Subscribe to our free daily newsletters
  Nano Technology News  




Subscribe to our free daily newsletters



NANO TECH
Nanosized silicon heater and thermometer combined to fight cancer
by Staff Writers
Saint Petersburg, Russia (SPX) Jun 05, 2017


This is comparing golden and silicon nanoparticles: temperature dependence of optical response. Credit ITMO University

Russian physicists from ITMO University have found out that spherical silicon nanoparticles can be effectively heated up, and simultaneously emit light depending on their temperature. According to the scientists, these properties coupled with a good biocompatibility will allow usage of the semiconductor nanoparticles in photothermal therapy and nanosurgery.

The researchers plan to control the heating of the silicon particles in the future to internally burn cancer cells without affecting healthy tissue. The results appeared in the prestigious journal Nano Letters.

When carrying out photothermal therapy and nanosurgery, doctors inject nanoparticles of biocompatible metals, such as gold, into a human body, concentrate them on a tumour and irradiate them with a laser. Biological tissues are transparent for infrared light, but metal nanoparticles absorb it well and convert it into heat that burns cancer cells.

However, measuring a local temperature of gold nanoparticles is an extremely difficult task that, if not properly done, could lead to overheating and damage of healthy tissue. Scientists continue searching for biocompatible substances able to heat up and simultaneously inform about their temperature.

Physicists from ITMO University have found such a material in silicon. As the new study shows, resonant silicon nanoparticles are heated up even faster than golden ones due to the better resonant properties and, in contrast, can signal about their temperature by scattering light with different wavelength. Such scattering effect is known in optics as Raman scattering. Moreover, this optical response can be registered without complex devices or vacuum systems that are required to capture signals from metals.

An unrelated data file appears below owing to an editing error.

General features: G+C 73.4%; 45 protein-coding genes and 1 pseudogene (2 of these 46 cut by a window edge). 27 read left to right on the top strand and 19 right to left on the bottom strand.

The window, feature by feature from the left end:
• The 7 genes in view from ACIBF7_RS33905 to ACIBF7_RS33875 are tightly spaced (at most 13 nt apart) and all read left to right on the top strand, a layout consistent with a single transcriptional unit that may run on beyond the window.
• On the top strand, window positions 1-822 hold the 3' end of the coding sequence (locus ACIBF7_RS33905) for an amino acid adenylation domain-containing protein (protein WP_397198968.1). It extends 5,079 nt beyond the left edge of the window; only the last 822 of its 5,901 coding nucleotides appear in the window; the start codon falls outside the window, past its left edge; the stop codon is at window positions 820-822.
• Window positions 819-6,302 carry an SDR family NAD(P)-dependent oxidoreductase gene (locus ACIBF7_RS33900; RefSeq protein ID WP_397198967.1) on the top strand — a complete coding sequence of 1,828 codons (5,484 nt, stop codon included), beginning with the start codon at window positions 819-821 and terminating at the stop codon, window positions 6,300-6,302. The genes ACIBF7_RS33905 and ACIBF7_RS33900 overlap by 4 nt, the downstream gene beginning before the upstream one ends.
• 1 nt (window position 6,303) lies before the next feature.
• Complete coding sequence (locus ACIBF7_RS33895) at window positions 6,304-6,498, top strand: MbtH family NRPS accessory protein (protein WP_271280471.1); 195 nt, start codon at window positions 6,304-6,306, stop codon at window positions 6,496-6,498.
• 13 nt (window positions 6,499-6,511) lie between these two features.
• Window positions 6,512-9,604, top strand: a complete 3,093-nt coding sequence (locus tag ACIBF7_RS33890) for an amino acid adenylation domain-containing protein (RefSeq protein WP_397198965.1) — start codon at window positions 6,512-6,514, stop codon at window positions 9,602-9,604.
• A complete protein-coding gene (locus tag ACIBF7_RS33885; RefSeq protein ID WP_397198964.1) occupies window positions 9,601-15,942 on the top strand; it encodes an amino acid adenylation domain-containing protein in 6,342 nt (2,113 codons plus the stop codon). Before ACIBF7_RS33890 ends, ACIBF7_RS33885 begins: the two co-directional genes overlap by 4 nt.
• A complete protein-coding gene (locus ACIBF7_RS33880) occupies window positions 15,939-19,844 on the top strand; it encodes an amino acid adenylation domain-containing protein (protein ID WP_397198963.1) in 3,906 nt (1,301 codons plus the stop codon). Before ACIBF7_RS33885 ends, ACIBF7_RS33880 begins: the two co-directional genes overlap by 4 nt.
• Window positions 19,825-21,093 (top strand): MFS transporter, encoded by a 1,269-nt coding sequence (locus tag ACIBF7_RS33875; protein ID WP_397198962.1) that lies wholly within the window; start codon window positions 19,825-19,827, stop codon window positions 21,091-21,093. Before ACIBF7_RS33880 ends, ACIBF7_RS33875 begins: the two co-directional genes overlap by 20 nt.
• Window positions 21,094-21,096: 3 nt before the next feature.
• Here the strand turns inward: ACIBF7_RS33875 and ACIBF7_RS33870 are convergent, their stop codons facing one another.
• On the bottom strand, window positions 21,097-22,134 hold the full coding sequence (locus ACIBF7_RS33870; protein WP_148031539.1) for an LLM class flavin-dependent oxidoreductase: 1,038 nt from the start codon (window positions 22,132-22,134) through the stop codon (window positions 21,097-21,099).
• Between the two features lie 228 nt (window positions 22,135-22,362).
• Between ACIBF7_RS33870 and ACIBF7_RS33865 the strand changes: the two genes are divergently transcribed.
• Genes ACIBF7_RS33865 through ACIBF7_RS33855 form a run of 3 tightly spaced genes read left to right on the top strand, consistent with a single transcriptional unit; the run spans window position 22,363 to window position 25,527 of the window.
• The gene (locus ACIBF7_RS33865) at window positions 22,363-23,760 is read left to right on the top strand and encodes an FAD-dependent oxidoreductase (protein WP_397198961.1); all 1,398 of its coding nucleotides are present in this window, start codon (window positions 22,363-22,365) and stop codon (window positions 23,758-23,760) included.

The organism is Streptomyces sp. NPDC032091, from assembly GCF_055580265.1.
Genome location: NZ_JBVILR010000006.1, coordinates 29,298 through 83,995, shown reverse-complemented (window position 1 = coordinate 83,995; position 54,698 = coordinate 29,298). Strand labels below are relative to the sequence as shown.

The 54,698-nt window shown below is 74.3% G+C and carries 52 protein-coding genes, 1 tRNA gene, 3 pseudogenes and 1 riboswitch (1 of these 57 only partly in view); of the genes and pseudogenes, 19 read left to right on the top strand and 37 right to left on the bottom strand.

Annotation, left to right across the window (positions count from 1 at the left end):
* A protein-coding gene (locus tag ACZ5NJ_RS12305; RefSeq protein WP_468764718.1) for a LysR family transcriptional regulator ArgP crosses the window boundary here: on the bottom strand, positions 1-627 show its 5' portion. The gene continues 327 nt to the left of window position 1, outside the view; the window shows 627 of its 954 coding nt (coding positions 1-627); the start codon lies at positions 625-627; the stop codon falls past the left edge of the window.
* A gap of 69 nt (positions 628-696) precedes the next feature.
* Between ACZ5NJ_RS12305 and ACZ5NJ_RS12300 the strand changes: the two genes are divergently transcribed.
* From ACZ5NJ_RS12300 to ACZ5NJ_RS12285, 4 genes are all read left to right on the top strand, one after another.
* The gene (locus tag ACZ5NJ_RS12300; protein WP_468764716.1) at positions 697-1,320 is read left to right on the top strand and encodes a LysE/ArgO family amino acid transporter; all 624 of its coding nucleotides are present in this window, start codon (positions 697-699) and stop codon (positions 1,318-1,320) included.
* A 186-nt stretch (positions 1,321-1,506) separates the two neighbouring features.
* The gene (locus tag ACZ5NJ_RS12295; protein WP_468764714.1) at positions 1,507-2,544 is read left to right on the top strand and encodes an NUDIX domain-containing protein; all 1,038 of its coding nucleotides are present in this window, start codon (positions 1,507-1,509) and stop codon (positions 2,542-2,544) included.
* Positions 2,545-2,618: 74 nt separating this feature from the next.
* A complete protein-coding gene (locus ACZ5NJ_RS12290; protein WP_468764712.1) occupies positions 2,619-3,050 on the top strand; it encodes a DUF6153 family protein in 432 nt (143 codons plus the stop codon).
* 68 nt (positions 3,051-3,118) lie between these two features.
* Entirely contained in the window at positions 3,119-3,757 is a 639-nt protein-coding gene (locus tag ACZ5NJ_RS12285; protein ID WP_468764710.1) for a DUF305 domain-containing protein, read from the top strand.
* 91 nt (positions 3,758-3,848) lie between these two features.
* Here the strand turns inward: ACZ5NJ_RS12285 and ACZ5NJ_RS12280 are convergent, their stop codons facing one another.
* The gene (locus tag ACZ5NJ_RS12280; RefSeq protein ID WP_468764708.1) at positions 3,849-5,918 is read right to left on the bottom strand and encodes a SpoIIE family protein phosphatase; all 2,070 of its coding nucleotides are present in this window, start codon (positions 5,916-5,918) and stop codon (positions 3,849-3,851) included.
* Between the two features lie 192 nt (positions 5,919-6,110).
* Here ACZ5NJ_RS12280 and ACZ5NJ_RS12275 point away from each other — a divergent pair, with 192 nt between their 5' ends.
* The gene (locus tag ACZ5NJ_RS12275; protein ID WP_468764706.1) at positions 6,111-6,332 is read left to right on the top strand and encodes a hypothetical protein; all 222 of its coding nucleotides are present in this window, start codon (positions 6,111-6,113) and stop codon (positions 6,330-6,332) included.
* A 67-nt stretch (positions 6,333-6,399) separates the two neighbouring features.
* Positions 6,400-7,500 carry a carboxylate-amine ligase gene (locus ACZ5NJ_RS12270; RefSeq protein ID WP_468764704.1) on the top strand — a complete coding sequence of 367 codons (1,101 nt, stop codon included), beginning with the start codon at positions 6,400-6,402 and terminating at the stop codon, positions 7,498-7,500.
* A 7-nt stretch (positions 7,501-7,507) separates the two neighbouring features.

"Golden nanoparticles are widely used in photothermal therapy, photochemistry and nanosurgery. But the optical response of such agents does not give information about how much they are heated, because metals never re-emit Raman light signal. At the same time, it was known that silicon has an optical response that strongly changes with temperature. But no one imagined that a silicon nanoparticle can be used as an efficient heater, since it has significantly less optical losses than gold," says George Zograf, graduate student of Department of Nano-Photonics and Metamaterials at ITMO University.

Knowing that the optical response of silicon strongly depends on temperature and this material is biocompatible, the researchers tested how effectively the nanoparticles are heated up and how accurately one can register their temperature. The researchers raised the temperature of silicon nanoparticles illuminating them with laser and recorded the emitted Raman signal, which allowed simultaneous temperature detection.

Meanwhile, in contrast to the golden nanospheres, the tested silicon particles were four times more efficient in converting laser radiation into heat. This would allow changing the nanoparticles' temperature using a less powerful laser beam without heating nearby healthy tissue.

The researchers believe that the semiconductor nanoparticles can be a cheaper and safer alternative to metal. "In the future, one will be able to kill cancer cells with high precision by heating them with the help of such nanosystems. The real-time optical control of their temperature will prevent healthy cells from uncontrolled overheating," concludes Sergey Makarov, senior researcher of Department of Nanophotonics and Metamaterials at ITMO University.

Resonant non-plasmonic nanoparticles for efficient temperature-feedback optical heating (2017), George P. Zograf, Mihail I. Petrov, Dmitry A. Zuev, Pavel A. Dmitriev, Valentin A. Milichko, Sergey V. Makarov, and Pavel A. Belov, Nano Letters

NANO TECH
Ultrafast nanophotonics: Turmoil in sluggish electrons' existence
Munich, Germany (SPX) May 30, 2017
An international team of physicists has monitored the scattering behavior of electrons in a non-conducting material in real-time. Their insights could be beneficial for radiotherapy. We can refer to electrons in non-conducting materials as 'sluggish'. Typically, they remain fixed in a location, deep inside an atomic composite. It is hence relatively still in a dielectric crystal lattice. T ... read more